8. What is statistical power?
    Statistical power is the likelihood that a study will detect an effect when there is an effect there to be detected referred from here. It depends mainly on the effect size, the sample size. Here is a very nice analogy to understand more of the statistical power. 
  9. Explain what resampling methods are and why they are useful. Also explain their limitations.
    Resampling methods differs from the classical parametric tests that compare observed statistics to theoretical sampling distributions, it is based on repeated sampling within the same sample to draw the inference. The resampling methods are simpler and more accurate, require fewer assumptions, and have greater generalizability. 
    Resampling can be used for different purposes, and the most common ones are: 
    • To validate models - methods like bootstrapcross-validation. For example, we usually can use 10-Fold cross-validation to validate our model on limited dataset, or to choose a desire parameters. 
    • Estimating the precision/uncertainty of sample statistics (medians, variance, etc), like jackknife, bootstrap. For example, in order to get a confidence interval of certain parameters we interested, we can use bootstrap to achieve that.
    • To test hypotheses of 'no effect', like Permutation test which exchanges labels on data points to test statistic under the null hypothesis in order to perform a statistical significance test.
    • To approximate the numerical results, like Monte Carlo, which rely on repeated random sampling from the known characteristics. Like in the MCMC used in Bayesian statistics, which we can get the posterior distribution by sampling that is impossible to get a analytics solution.
    Jake VanderPlas gave a nice talk on PyCon 2016, which briefly touched some parts of the resampling method, you can find the video of the talk here, and the slides here. For further readings:
    A gentle introduction to Resampling techniques.
    Resampling Statistics.
    Resampling methods: Concepts, Applications, and Justification
    For the limitations, 
    • Computationally heavy. It is only recent years with the advance of the computer power, the resampling method starts to get popular.
    • Variability due to finite replications. Also, for the validation can be highly variable.
  10. Is it better to have too many false positives, or too many false negatives? Explain.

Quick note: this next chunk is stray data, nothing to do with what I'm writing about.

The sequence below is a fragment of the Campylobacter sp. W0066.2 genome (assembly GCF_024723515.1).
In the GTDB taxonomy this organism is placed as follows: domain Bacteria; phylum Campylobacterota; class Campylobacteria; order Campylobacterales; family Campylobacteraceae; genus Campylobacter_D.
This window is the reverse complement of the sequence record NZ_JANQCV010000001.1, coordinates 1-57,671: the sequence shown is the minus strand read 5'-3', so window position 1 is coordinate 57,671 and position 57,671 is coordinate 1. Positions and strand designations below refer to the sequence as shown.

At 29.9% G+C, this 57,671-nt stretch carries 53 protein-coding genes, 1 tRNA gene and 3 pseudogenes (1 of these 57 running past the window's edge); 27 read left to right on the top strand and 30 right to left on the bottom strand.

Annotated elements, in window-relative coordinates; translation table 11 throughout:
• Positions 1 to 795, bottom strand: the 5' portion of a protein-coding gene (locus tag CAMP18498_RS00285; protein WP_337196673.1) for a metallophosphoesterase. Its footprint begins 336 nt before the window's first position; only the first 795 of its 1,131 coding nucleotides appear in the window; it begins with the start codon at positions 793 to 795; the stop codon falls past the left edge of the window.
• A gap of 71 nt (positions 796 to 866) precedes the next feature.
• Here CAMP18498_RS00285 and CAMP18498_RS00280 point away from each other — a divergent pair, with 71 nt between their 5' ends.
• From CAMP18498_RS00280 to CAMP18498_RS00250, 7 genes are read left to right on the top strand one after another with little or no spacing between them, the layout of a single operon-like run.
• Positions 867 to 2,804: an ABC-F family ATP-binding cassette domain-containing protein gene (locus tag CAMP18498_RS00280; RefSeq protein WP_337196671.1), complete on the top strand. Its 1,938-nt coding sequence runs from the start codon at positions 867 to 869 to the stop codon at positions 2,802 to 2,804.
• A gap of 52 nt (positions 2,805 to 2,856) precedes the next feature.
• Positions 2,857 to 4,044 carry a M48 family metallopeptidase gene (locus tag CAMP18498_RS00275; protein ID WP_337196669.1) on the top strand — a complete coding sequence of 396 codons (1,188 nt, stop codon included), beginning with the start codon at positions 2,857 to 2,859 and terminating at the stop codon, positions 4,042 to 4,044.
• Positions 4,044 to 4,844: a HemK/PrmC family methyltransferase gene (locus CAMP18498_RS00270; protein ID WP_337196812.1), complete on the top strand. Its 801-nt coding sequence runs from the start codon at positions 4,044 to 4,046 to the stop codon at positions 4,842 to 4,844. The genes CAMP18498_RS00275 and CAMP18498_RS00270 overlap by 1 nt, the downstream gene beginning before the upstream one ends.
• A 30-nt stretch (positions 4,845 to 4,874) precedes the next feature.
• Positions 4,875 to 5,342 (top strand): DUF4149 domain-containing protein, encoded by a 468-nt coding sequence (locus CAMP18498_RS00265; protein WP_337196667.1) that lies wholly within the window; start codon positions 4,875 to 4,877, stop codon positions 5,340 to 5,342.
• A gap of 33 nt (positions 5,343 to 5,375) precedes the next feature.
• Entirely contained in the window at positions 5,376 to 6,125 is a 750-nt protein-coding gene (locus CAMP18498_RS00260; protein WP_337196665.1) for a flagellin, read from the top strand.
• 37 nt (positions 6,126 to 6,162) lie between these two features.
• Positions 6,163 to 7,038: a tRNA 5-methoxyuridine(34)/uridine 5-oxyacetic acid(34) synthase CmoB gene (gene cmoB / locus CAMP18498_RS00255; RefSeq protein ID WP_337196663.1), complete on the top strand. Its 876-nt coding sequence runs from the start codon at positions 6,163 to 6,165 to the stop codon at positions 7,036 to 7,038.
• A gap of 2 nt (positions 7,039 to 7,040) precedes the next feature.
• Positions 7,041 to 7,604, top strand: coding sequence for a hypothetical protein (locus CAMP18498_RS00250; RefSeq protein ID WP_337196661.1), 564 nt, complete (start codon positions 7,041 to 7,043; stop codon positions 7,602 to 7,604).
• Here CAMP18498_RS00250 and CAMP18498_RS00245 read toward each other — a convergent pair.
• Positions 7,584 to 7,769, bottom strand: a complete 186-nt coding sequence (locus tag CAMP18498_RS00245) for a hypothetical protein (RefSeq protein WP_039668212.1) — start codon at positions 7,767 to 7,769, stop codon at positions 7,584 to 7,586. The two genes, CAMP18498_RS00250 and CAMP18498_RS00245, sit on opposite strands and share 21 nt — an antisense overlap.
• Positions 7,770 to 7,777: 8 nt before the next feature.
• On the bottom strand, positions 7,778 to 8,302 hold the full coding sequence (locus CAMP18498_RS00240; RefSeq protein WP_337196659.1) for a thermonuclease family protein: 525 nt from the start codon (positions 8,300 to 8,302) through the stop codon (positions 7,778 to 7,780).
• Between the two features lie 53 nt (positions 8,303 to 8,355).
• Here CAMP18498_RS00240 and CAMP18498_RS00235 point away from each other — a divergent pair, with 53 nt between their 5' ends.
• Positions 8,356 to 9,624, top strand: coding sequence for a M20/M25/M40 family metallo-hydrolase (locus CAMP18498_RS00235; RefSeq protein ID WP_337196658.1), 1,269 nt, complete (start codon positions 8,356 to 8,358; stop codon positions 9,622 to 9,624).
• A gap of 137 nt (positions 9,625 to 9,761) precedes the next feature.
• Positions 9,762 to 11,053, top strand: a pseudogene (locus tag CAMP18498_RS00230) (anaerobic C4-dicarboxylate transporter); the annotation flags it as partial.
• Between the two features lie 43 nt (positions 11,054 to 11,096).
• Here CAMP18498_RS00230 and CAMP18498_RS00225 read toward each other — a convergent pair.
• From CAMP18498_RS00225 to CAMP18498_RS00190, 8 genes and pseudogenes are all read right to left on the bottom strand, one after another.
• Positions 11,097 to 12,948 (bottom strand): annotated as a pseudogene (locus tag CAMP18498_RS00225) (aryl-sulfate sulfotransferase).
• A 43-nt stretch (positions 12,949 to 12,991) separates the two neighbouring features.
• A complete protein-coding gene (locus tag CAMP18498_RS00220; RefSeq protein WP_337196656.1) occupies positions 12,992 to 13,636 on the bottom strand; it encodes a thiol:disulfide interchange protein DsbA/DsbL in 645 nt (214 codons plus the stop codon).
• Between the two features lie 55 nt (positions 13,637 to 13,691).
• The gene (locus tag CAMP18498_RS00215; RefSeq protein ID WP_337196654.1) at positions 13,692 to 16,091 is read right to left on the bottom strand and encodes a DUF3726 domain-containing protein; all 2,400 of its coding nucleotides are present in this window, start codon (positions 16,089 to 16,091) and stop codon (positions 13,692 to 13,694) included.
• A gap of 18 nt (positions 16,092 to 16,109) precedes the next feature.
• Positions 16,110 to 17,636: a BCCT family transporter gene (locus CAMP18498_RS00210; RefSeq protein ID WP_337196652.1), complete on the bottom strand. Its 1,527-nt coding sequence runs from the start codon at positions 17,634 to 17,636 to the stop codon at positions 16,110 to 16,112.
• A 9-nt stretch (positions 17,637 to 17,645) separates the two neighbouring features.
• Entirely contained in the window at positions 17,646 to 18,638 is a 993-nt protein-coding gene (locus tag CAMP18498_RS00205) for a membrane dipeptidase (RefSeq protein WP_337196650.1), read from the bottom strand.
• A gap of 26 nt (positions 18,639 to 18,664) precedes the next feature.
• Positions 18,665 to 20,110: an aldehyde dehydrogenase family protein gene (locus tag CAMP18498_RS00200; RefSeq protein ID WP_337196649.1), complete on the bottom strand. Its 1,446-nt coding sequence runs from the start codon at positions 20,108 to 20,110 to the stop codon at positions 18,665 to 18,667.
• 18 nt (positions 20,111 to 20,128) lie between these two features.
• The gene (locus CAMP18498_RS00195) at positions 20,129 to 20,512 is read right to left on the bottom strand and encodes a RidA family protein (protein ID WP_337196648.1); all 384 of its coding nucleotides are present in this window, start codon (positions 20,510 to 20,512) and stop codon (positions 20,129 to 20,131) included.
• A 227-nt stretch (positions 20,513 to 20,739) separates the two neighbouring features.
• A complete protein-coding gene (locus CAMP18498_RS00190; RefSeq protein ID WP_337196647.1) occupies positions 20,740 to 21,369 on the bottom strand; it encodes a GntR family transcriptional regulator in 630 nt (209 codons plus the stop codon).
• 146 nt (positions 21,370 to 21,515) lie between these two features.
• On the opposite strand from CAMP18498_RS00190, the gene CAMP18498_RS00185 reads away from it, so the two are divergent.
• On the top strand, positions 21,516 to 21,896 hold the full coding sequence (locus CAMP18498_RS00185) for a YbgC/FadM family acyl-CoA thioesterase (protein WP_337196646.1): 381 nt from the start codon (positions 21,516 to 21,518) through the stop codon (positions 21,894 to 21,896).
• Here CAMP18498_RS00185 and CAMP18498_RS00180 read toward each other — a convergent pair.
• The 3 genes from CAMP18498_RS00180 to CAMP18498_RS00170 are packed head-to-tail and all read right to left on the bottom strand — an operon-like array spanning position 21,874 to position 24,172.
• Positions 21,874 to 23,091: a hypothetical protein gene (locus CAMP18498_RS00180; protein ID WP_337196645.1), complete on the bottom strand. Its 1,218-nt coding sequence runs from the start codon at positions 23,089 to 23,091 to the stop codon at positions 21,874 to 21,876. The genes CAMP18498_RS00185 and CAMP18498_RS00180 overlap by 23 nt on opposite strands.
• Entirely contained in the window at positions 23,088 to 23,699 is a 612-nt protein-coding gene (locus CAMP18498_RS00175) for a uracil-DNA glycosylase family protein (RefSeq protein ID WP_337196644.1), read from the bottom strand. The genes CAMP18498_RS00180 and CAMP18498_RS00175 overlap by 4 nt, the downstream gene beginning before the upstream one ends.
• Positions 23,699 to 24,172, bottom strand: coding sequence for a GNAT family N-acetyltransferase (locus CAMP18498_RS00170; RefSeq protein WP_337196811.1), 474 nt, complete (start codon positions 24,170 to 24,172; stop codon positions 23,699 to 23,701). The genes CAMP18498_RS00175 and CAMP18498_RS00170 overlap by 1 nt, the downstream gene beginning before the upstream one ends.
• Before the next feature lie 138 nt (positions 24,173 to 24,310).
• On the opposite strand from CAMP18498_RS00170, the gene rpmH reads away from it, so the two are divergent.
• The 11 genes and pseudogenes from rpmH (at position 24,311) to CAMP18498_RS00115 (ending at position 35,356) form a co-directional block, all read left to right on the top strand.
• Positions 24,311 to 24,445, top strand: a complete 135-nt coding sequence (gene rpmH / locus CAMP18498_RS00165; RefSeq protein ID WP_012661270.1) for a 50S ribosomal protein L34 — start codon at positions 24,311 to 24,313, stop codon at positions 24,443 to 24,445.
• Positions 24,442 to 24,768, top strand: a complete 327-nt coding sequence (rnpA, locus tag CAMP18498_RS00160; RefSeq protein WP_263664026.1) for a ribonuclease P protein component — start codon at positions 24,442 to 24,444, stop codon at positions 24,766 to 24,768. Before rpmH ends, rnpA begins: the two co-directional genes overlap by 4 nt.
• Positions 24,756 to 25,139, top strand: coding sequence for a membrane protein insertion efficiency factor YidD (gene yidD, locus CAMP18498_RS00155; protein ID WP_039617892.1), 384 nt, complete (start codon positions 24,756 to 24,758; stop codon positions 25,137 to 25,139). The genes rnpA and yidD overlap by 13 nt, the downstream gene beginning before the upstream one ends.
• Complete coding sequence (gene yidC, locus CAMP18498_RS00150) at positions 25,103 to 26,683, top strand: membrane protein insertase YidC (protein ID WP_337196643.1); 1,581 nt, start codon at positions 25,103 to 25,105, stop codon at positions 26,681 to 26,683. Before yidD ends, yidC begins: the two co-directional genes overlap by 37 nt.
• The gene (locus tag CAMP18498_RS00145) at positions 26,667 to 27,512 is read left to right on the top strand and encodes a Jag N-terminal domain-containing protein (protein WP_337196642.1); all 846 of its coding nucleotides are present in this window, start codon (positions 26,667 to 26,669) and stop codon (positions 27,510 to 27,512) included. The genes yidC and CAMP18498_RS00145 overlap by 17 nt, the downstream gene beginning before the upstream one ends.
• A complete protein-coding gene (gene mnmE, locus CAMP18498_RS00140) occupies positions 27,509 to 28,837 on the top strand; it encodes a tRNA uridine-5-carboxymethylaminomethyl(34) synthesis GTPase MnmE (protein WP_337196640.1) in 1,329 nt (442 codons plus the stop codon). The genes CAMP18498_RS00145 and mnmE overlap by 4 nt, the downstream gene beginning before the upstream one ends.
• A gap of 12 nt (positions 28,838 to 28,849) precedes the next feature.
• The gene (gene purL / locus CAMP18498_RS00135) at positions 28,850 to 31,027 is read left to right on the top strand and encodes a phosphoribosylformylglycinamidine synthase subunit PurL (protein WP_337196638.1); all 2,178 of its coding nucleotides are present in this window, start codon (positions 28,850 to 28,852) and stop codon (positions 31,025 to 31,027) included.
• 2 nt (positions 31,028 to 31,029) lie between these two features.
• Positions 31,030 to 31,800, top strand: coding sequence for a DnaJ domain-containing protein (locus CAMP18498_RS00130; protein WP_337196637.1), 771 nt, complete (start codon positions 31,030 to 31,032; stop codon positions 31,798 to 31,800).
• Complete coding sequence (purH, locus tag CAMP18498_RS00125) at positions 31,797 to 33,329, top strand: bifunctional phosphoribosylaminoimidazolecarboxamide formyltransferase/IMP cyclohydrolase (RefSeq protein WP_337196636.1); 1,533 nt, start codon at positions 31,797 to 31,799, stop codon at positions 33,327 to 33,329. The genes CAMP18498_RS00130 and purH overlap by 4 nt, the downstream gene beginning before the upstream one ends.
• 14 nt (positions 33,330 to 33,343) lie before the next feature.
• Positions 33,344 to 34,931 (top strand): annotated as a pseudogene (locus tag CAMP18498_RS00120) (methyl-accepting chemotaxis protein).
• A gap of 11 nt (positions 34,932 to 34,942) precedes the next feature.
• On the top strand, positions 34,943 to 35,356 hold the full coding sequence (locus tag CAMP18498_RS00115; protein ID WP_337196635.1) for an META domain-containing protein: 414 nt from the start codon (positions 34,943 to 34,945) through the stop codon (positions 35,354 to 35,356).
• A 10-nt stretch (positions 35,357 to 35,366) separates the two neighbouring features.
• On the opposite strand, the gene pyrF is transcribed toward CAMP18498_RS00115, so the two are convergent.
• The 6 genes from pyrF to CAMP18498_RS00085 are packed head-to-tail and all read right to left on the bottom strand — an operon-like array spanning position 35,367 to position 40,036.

This depends on your need and the consequences of the decision. I will give two examples. 
    (1) If we are working in a top secret institution, we have an automatic door that check if the person wants to enter it is a stuff or stranger, and we want to stop the strangers for security reasons - we want to identify the strangers who are not working here. If a staff is stopped by the door, because the algorithm thinks he/she is a stranger, this is the case of false negatives. If the algorithm fails to detect a stranger and let him/her in, this is a false positives. In this example, we'd rather to have many false negatives, that is, stop the staff due to recognize him/her as a stranger. The consequence is just to re-check the staff by authorities. If we have too many false positives, we will have a lot of strangers enter into our institution and may have a big security problem! 
    (2) In a hospital, we want an algorithm to identify if the patient has malignant tumor for further treatment. The algorithm will classify the patient either as benign or malignant tumor. If a patient has benign tumor but classified as malignant, this is a false positives. A false negatives is when the patient has a malignant tumor but classified as benign. In this example, we prefer the algorithm to have more false positives. Since the consequence is for the patient to do more tests to confirm. But if we have a high false negatives, we will miss a lot of the patient who has the malignant tumor for the best treatment time.